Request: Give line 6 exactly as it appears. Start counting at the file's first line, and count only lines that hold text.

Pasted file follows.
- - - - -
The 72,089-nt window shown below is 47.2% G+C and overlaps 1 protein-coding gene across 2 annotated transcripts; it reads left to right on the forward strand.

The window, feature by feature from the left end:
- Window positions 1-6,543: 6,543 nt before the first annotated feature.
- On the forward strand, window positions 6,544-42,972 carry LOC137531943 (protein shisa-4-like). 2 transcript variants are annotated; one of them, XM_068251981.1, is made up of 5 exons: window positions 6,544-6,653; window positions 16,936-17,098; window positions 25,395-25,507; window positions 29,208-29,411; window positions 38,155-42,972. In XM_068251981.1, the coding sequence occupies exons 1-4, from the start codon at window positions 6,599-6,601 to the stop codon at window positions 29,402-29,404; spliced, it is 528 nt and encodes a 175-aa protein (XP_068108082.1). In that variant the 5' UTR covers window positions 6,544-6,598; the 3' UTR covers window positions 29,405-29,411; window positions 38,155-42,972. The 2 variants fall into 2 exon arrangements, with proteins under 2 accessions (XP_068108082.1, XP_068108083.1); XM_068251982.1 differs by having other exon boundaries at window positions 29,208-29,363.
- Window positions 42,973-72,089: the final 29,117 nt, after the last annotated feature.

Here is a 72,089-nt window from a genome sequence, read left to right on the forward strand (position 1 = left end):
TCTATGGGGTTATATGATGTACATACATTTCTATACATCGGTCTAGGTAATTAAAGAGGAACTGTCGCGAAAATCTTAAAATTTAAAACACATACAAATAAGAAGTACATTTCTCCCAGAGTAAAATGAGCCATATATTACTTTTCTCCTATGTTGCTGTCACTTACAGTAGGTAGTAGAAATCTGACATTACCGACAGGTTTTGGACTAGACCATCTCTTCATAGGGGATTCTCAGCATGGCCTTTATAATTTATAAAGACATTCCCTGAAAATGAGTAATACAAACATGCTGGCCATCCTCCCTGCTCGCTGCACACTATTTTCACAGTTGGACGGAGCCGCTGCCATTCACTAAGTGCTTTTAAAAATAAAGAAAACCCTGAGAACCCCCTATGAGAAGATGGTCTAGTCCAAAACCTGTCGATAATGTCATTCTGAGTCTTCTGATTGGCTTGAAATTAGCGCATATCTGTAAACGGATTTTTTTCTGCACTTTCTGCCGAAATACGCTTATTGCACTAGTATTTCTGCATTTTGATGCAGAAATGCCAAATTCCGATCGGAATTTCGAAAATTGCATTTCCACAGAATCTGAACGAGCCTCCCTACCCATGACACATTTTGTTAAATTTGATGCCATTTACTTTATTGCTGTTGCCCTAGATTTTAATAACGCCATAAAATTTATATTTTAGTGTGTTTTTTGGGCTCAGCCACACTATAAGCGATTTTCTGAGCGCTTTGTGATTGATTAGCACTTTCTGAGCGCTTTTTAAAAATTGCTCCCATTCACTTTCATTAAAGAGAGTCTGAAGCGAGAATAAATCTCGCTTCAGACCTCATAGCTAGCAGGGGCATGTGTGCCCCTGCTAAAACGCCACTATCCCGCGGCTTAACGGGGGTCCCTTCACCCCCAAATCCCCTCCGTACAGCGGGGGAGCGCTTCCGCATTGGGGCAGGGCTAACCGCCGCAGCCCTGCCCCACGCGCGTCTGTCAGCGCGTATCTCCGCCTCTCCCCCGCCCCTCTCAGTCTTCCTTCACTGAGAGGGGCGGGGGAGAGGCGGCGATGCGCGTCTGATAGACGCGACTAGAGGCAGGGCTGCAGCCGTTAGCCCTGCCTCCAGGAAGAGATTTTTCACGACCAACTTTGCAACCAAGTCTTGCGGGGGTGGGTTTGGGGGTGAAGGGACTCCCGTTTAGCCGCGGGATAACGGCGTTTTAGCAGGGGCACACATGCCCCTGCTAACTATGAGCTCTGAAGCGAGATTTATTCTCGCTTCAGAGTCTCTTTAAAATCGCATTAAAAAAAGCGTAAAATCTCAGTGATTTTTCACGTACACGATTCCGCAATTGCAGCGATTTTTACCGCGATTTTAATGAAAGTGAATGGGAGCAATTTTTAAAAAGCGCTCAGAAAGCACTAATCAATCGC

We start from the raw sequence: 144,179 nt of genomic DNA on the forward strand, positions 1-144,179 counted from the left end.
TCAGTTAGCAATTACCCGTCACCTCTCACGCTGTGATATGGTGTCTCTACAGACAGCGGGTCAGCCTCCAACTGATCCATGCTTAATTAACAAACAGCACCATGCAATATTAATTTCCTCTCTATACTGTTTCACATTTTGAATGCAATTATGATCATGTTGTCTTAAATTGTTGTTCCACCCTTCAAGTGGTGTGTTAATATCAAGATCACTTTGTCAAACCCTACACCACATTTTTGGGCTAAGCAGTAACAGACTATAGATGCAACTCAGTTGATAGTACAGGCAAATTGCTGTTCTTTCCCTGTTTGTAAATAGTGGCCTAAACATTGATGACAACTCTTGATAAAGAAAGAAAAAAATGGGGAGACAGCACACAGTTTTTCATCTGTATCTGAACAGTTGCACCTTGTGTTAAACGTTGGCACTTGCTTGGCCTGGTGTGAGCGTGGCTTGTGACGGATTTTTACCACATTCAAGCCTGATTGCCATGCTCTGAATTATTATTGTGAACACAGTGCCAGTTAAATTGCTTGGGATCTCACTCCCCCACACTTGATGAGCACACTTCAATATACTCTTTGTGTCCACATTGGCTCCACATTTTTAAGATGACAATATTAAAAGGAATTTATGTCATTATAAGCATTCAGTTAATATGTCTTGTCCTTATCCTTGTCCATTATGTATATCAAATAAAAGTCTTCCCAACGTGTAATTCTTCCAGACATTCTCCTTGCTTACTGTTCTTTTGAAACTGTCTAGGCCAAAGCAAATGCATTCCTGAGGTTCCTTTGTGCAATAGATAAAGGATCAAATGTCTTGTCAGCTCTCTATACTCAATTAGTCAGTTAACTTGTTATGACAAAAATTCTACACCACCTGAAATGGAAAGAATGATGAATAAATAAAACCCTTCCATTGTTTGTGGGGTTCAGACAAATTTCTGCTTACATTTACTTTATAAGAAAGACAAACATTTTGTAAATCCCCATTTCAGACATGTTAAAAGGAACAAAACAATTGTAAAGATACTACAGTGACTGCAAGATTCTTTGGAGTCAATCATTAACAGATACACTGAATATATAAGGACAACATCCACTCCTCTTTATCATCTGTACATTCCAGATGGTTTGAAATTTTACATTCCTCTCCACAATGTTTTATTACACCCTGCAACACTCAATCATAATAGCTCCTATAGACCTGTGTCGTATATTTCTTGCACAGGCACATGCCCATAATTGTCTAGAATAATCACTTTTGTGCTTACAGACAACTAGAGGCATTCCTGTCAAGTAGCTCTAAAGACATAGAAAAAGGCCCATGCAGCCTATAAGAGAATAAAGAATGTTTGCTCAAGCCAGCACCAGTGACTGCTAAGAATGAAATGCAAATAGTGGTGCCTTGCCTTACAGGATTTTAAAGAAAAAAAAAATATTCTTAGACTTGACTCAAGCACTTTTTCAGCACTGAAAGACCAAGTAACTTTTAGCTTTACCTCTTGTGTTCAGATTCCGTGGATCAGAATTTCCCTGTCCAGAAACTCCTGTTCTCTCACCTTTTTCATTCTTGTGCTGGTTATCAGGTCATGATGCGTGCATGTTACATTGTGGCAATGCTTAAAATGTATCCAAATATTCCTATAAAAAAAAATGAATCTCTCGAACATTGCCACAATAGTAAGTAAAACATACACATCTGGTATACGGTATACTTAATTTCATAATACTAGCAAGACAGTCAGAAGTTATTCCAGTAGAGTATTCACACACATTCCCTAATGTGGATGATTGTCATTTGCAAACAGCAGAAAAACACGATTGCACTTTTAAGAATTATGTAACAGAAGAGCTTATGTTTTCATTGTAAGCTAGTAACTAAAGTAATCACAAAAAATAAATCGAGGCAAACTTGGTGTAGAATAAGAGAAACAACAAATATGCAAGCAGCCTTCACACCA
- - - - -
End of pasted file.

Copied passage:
Here is a 72,089-nt window from a genome sequence, read left to right on the forward strand (position 1 = left end):